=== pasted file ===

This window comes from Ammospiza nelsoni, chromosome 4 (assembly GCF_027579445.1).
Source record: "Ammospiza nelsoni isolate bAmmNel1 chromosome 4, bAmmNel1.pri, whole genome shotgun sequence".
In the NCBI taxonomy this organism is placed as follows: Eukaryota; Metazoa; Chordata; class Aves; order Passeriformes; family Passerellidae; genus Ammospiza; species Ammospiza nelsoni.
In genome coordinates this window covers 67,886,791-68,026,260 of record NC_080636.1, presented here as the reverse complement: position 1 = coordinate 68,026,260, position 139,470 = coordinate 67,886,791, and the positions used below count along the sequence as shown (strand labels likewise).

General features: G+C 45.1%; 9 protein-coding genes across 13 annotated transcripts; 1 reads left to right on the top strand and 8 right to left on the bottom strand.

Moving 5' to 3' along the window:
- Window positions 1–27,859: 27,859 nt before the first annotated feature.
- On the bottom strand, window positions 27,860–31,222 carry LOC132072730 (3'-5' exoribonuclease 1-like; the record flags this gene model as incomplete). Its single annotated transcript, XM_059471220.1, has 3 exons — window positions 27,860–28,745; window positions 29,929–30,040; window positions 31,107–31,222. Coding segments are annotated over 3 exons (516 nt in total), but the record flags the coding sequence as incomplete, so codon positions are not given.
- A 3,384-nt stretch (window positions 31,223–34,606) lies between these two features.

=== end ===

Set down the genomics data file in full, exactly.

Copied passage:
This window comes from Ammospiza nelsoni, chromosome 4 (assembly GCF_027579445.1).
Source record: "Ammospiza nelsoni isolate bAmmNel1 chromosome 4, bAmmNel1.pri, whole genome shotgun sequence".
In the NCBI taxonomy this organism is placed as follows: Eukaryota; Metazoa; Chordata; class Aves; order Passeriformes; family Passerellidae; genus Ammospiza; species Ammospiza nelsoni.
In genome coordinates this window covers 67,886,791-68,026,260 of record NC_080636.1, presented here as the reverse complement: position 1 = coordinate 68,026,260, position 139,470 = coordinate 67,886,791, and the positions used below count along the sequence as shown (strand labels likewise).

General features: G+C 45.1%; 9 protein-coding genes across 13 annotated transcripts; 1 reads left to right on the top strand and 8 right to left on the bottom strand.

Moving 5' to 3' along the window:
- Window positions 1–27,859: 27,859 nt before the first annotated feature.
- On the bottom strand, window positions 27,860–31,222 carry LOC132072730 (3'-5' exoribonuclease 1-like; the record flags this gene model as incomplete). Its single annotated transcript, XM_059471220.1, has 3 exons — window positions 27,860–28,745; window positions 29,929–30,040; window positions 31,107–31,222. Coding segments are annotated over 3 exons (516 nt in total), but the record flags the coding sequence as incomplete, so codon positions are not given.
- A 3,384-nt stretch (window positions 31,223–34,606) lies between these two features.